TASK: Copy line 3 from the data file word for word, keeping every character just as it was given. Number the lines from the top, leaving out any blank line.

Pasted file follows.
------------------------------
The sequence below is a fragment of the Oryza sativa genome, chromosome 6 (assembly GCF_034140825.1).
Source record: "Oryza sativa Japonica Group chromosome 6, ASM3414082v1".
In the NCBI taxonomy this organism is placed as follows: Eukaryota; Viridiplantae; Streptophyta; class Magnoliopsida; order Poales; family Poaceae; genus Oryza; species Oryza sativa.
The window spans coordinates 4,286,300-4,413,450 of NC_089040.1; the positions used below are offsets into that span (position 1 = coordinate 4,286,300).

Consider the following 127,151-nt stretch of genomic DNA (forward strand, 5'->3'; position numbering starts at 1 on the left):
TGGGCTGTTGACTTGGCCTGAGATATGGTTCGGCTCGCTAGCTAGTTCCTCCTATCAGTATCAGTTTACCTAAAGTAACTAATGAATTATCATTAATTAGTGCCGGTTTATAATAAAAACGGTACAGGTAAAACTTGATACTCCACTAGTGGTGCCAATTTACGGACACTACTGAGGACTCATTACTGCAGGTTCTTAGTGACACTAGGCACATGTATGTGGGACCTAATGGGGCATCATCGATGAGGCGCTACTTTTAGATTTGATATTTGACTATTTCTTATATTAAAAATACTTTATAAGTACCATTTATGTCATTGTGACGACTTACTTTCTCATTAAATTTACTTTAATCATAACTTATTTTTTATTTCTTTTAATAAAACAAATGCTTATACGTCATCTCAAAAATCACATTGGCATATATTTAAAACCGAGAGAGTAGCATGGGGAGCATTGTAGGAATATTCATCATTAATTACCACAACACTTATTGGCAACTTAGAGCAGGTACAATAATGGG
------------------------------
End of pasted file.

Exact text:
In the NCBI taxonomy this organism is placed as follows: Eukaryota; Viridiplantae; Streptophyta; class Magnoliopsida; order Poales; family Poaceae; genus Oryza; species Oryza sativa.